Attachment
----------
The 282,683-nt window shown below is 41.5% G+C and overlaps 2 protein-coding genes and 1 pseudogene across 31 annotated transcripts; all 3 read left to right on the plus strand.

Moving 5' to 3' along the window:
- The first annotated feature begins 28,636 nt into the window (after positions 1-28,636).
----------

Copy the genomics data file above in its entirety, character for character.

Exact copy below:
The 282,683-nt window shown below is 41.5% G+C and overlaps 2 protein-coding genes and 1 pseudogene across 31 annotated transcripts; all 3 read left to right on the plus strand.

Moving 5' to 3' along the window:
- The first annotated feature begins 28,636 nt into the window (after positions 1-28,636).